Yi-Chang Chiu wants to move people efficiently — lots of people, millions of people — in response to a terrorist attack or natural disaster.
Suppose, for instance, that a disaster occurred in Southern California and suddenly 700,000 vehicles headed for the Arizona border? How would transportation officials generate the best traffic management strategy to cope with the traffic?
One very good option would be to use the computer simulation package that Chiu, an assistant professor in The University of Arizona Civil Engineering Department, has been developing since 1995, when he was a graduate student at the University of Texas in Austin.
"Solving large-scale evacuation problems is overwhelming," Chiu said. "No one can just sit down with a map and draw lines and figure out the best answer to problems like these."
No single plan or even series of plans is sufficient, he added. "We're not focusing on a script because a disaster scenario is very unpredictable. You can't have one plan that fits all situations, and you can't evaluate hundreds of scenarios or your 'plan' will end up looking like a phone book."
Instead, Chiu and his colleagues have focused on developing software that can react to a situation in real time, adjusting as conditions on the ground change.
Planning on the Fly
"If we're reacting to a hurricane, we have 72 hours to plan," he said. "But what if an unforeseen disaster occurs" We need to make a decision in 15 minutes."
The software package depends on detailed traffic census data that is collected by state and city transportation departments in conjunction with real-time traffic surveillance data. "The cars aren't just randomly placed on the streets in our simulations," he said. "We know where every car has come from, where it's at and where it's headed, and vehicle movements follow rigorous traffic flow theories. So the simulation is very realistic. It's not just a random process."
It's also very complicated. The software considers decisions each driver might make on factors such as when to leave, which route to take, if they listen to radio reports and change their route, if they are slowed by congestion and change routes, or if they react to freeway message boards that carry routing advisories.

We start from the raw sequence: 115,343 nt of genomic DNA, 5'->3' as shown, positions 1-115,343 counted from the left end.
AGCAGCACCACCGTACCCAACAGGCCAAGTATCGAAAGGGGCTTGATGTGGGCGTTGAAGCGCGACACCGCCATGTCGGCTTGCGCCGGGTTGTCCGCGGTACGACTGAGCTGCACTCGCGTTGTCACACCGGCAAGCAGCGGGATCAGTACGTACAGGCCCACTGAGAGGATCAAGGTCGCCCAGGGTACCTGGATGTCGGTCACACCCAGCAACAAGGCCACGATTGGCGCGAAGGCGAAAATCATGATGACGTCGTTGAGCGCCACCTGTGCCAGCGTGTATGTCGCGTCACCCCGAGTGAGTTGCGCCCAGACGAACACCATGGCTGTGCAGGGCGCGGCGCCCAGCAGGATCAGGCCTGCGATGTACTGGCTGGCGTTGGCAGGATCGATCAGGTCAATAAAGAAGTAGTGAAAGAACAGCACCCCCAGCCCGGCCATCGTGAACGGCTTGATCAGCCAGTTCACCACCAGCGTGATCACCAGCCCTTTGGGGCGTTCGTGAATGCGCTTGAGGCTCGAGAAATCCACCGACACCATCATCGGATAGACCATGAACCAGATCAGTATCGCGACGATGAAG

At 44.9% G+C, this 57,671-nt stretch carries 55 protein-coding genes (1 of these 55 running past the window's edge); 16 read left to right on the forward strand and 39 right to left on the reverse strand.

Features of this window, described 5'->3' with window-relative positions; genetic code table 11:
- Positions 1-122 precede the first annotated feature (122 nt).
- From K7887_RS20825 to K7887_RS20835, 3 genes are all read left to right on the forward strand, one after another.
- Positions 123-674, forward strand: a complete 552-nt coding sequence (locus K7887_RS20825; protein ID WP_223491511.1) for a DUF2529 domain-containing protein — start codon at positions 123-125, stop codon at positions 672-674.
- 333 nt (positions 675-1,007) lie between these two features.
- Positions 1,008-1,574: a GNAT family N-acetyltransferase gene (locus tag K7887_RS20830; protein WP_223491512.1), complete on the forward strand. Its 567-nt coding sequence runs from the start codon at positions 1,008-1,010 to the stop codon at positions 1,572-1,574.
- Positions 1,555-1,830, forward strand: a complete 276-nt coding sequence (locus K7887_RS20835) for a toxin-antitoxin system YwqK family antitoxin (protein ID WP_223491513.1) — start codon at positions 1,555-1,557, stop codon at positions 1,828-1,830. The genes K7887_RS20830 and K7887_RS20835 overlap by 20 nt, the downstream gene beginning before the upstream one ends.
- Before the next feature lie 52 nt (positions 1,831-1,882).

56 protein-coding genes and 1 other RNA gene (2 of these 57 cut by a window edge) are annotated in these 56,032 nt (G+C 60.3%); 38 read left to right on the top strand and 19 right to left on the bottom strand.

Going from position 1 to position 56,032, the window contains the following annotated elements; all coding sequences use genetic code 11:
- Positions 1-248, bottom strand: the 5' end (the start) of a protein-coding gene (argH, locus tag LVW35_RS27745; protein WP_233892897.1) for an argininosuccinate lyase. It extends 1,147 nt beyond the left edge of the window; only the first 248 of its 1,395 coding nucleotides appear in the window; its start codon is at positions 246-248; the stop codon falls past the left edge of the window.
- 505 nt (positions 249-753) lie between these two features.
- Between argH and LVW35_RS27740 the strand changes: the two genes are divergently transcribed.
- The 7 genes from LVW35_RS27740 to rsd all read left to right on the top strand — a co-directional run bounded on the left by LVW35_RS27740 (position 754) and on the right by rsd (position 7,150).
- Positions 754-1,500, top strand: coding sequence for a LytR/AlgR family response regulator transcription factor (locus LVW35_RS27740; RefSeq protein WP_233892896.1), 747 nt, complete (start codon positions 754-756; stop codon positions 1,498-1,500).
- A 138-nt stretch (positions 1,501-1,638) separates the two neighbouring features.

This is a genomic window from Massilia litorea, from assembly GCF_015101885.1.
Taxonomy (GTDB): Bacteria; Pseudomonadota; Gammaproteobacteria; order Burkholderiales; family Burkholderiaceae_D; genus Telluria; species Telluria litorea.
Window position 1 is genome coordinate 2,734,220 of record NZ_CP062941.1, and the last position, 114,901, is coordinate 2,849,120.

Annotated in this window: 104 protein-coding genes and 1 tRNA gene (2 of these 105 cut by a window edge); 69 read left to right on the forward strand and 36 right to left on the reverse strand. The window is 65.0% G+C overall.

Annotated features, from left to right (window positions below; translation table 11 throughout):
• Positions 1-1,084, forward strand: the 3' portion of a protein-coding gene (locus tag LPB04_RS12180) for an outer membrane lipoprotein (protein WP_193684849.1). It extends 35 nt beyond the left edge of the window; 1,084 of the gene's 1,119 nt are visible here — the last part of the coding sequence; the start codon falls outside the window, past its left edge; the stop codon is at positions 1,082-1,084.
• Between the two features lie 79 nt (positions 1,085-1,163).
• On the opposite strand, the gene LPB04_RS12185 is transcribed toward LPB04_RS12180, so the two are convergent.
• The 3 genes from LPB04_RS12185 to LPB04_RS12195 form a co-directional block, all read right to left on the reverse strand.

Responding to Airborne Hazards
The model also can be combined with an air-plume dispersion model to predict how traffic will respond to airborne hazardous material.
"We have a scenario that says a refinery caught fire and every 30 minutes the wind plume is progressing according to the wind speed and temperature," Chiu said. "So we can calculate the health risk. In the case of an extremely toxic substance, we can also calculate the number of casualties and where they will occur."
The model isn't finished when the disaster ends. It also has post-disaster applications. For instance, Chiu and his colleagues analyzed a high-rise, multi-level interchange in El Paso, Texas where I-10 and US 54 meet.
If that interchange were completely destroyed, what would be the immediate and long-term impact to the city and what would be the best scenario for recovery?
"If you have only limited funds or time, which project will do the most good for recovery"" Chiu asked. "Do you open I-10 first or US 54? The model allows us to make those kinds of after-disaster recovery decisions based on the detailed, day-to-day traffic-flow data that has been collected by the City of El Paso and the projected traffic patterns from the model."
Value Pricing on Toll Roads
Chiu and his colleagues also have used the software to model what's called "value pricing" on toll roads. The idea is to use a sliding toll scale to manage congestion. When traffic increases, the toll notches up incrementally to a maximum amount. This information is broadcast to drivers in various ways, with the hope that they will choose a different route, use public transit or delay their trip.
"The real research focus here is to develop a fair method for calculating tolls," Chiu said. "It can't be arbitrary or people won't accept it. You need to do very careful planning."
The traffic software, which Chiu and others began building line-of-code by line-of-code back in 1995, has undergone several software engineering cycles since then and now is a mature product that will soon be ready for state transportation and emergency medical agencies.
The next generation of the software, which is now under development, is called MALTA (Multi-Resolution Assignment and Loading of Traffic Activities). It is being designed to run even faster, to handle networks with much larger sizes, and to respond minute-by-minute to real-time emergencies. Instead of running on a single computer, it employs parallel processing, in which several computers work together on the problem. The National Science Foundation and Arizona Department of Transportation are funding the development and field testing of MALTA.
Source: University of Arizona
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